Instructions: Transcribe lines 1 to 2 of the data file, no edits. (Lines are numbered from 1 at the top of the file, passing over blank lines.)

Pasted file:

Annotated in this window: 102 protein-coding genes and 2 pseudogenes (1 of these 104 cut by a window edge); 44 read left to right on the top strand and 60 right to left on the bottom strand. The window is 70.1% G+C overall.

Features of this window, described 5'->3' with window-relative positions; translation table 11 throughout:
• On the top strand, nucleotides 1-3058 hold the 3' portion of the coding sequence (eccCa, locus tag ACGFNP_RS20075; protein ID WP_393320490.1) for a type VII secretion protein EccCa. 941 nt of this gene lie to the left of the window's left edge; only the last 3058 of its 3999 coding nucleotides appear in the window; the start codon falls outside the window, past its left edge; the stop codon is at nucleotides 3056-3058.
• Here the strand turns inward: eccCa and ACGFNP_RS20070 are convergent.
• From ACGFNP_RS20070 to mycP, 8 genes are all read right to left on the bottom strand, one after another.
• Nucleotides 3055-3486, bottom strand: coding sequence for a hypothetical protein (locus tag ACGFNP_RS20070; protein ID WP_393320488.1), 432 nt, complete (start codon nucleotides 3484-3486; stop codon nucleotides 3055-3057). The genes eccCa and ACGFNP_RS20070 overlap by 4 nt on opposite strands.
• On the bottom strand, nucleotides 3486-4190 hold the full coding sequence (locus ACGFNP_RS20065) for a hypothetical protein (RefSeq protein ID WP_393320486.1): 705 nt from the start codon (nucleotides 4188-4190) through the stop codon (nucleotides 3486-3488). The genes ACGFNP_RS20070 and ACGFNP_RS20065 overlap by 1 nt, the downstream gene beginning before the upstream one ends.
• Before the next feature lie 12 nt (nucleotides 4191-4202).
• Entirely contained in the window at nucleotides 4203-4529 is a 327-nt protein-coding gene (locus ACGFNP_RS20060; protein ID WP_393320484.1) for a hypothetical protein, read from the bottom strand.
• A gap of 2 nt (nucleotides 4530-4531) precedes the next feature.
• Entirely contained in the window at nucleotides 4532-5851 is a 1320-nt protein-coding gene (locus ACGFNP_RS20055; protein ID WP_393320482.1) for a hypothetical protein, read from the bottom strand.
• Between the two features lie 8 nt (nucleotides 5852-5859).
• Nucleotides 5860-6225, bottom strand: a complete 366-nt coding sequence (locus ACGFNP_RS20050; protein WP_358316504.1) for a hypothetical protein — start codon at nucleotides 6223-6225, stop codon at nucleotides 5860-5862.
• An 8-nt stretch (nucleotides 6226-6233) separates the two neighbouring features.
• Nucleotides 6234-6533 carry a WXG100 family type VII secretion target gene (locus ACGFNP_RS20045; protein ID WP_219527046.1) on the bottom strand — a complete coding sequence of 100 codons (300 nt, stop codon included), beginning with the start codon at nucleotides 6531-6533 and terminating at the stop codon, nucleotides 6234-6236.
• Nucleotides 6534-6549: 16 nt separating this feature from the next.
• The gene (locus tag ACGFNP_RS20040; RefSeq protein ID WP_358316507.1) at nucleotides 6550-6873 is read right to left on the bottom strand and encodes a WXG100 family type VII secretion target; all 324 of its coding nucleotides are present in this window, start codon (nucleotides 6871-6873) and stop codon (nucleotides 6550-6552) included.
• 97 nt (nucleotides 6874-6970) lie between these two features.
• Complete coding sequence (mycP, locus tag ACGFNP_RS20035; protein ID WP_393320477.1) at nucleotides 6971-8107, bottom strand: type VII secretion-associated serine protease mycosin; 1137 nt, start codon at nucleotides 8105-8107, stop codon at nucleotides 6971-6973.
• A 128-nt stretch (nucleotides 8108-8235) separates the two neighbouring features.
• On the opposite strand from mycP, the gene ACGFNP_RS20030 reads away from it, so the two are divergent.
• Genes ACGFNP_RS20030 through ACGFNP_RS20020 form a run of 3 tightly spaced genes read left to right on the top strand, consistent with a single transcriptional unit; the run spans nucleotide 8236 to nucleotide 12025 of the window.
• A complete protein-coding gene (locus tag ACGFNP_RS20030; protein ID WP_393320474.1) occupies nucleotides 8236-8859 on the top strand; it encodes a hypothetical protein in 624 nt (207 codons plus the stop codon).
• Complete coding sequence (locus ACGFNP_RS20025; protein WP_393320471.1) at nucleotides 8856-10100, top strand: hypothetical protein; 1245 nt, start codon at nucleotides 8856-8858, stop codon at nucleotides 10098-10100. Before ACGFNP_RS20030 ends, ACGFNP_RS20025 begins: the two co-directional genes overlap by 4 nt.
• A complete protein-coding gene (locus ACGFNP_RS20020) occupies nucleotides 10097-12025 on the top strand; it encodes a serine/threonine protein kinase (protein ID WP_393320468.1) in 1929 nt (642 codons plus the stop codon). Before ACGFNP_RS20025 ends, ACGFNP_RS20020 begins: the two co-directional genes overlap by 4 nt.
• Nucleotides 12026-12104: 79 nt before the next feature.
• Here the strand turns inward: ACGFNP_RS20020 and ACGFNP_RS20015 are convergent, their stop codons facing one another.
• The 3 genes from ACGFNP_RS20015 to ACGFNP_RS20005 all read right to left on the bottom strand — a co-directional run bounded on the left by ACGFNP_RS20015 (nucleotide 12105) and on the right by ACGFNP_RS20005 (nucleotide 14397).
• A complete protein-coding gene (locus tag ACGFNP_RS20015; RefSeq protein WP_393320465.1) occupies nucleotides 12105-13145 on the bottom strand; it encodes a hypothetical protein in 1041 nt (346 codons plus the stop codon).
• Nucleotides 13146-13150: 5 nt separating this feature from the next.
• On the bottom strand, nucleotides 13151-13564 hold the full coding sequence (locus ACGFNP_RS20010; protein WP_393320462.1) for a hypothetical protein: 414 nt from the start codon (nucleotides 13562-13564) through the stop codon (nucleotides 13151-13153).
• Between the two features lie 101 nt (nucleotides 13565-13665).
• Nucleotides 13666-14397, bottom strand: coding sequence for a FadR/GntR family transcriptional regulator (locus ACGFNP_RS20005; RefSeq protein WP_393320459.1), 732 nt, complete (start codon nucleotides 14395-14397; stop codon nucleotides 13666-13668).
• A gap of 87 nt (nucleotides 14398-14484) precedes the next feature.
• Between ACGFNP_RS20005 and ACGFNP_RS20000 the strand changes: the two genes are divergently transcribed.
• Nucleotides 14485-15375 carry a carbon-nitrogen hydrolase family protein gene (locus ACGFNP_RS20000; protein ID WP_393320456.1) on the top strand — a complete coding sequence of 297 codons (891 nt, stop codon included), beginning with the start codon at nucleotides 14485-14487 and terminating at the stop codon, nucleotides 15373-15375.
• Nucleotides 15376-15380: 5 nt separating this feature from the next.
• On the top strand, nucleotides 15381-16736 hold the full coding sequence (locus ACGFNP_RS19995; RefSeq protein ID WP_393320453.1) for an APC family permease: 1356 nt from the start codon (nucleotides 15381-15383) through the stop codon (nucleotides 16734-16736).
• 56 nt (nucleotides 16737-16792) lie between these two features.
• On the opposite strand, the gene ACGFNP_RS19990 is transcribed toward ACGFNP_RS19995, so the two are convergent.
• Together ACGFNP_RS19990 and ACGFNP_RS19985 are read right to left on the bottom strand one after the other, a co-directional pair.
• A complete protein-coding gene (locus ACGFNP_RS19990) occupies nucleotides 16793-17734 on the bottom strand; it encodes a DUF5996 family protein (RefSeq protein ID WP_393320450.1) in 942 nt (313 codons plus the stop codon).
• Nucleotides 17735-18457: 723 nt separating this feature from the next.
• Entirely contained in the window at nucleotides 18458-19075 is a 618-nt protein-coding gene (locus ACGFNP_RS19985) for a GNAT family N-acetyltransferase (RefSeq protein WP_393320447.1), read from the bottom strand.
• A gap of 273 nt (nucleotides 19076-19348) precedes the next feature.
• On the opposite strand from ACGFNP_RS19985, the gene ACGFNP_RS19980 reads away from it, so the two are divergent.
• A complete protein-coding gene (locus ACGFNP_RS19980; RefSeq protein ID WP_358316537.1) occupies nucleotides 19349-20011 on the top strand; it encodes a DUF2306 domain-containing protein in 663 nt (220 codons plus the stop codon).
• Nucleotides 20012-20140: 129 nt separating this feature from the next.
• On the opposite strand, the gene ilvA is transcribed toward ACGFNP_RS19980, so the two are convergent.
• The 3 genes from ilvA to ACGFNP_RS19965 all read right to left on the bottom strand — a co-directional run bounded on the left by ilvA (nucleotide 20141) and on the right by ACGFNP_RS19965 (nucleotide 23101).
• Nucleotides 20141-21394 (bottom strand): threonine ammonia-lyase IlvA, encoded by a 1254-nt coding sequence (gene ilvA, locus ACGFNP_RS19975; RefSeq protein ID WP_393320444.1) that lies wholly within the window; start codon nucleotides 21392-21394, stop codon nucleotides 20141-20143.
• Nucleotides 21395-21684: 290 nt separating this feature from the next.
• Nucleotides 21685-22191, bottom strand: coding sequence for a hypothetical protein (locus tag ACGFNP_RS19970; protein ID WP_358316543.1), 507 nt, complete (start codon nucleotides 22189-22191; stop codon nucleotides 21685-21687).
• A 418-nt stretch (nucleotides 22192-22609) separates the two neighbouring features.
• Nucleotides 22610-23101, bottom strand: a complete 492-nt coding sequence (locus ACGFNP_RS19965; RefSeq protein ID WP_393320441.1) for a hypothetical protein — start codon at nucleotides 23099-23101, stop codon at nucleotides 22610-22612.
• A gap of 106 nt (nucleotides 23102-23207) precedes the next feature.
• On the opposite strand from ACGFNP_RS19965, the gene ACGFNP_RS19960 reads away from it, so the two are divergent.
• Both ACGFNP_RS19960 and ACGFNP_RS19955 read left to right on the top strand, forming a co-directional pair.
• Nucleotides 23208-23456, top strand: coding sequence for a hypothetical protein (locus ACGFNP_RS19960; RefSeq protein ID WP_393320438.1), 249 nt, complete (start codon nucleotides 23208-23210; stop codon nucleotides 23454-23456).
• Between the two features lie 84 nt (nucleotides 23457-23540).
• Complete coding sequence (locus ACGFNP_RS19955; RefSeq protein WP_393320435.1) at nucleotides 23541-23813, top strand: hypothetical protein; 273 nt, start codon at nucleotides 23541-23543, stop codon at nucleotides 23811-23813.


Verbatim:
Annotated in this window: 102 protein-coding genes and 2 pseudogenes (1 of these 104 cut by a window edge); 44 read left to right on the top strand and 60 right to left on the bottom strand. The window is 70.1% G+C overall.

Features of this window, described 5'->3' with window-relative positions; translation table 11 throughout: